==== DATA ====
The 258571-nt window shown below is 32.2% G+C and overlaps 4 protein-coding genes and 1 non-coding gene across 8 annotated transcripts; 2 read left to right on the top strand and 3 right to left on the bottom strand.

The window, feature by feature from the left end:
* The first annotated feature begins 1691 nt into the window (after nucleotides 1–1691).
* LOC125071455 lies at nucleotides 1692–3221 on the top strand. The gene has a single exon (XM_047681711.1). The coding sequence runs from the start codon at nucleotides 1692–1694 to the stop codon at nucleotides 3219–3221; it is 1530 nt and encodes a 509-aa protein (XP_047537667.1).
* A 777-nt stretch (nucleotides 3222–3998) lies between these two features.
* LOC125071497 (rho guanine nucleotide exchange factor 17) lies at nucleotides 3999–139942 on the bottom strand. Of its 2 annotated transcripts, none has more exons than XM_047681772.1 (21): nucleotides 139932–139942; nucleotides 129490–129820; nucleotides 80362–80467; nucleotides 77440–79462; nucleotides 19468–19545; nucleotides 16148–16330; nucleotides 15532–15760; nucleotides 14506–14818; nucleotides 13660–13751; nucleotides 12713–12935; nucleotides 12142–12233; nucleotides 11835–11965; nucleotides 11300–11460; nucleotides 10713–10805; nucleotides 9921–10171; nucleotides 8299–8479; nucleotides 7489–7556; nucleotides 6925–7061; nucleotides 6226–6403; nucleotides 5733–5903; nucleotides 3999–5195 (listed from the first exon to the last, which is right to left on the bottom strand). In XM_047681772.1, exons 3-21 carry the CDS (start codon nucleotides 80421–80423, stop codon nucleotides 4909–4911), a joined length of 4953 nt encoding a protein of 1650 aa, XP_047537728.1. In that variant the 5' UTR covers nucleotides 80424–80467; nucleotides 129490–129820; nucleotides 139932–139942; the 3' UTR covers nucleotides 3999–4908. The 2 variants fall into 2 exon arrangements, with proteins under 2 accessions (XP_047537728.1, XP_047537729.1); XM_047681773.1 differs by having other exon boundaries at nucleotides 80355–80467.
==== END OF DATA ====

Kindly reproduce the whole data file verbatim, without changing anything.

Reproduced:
The 258571-nt window shown below is 32.2% G+C and overlaps 4 protein-coding genes and 1 non-coding gene across 8 annotated transcripts; 2 read left to right on the top strand and 3 right to left on the bottom strand.

The window, feature by feature from the left end:
* The first annotated feature begins 1691 nt into the window (after nucleotides 1–1691).
* LOC125071455 lies at nucleotides 1692–3221 on the top strand. The gene has a single exon (XM_047681711.1). The coding sequence runs from the start codon at nucleotides 1692–1694 to the stop codon at nucleotides 3219–3221; it is 1530 nt and encodes a 509-aa protein (XP_047537667.1).
* A 777-nt stretch (nucleotides 3222–3998) lies between these two features.
* LOC125071497 (rho guanine nucleotide exchange factor 17) lies at nucleotides 3999–139942 on the bottom strand. Of its 2 annotated transcripts, none has more exons than XM_047681772.1 (21): nucleotides 139932–139942; nucleotides 129490–129820; nucleotides 80362–80467; nucleotides 77440–79462; nucleotides 19468–19545; nucleotides 16148–16330; nucleotides 15532–15760; nucleotides 14506–14818; nucleotides 13660–13751; nucleotides 12713–12935; nucleotides 12142–12233; nucleotides 11835–11965; nucleotides 11300–11460; nucleotides 10713–10805; nucleotides 9921–10171; nucleotides 8299–8479; nucleotides 7489–7556; nucleotides 6925–7061; nucleotides 6226–6403; nucleotides 5733–5903; nucleotides 3999–5195 (listed from the first exon to the last, which is right to left on the bottom strand). In XM_047681772.1, exons 3-21 carry the CDS (start codon nucleotides 80421–80423, stop codon nucleotides 4909–4911), a joined length of 4953 nt encoding a protein of 1650 aa, XP_047537728.1. In that variant the 5' UTR covers nucleotides 80424–80467; nucleotides 129490–129820; nucleotides 139932–139942; the 3' UTR covers nucleotides 3999–4908. The 2 variants fall into 2 exon arrangements, with proteins under 2 accessions (XP_047537728.1, XP_047537729.1); XM_047681773.1 differs by having other exon boundaries at nucleotides 80355–80467.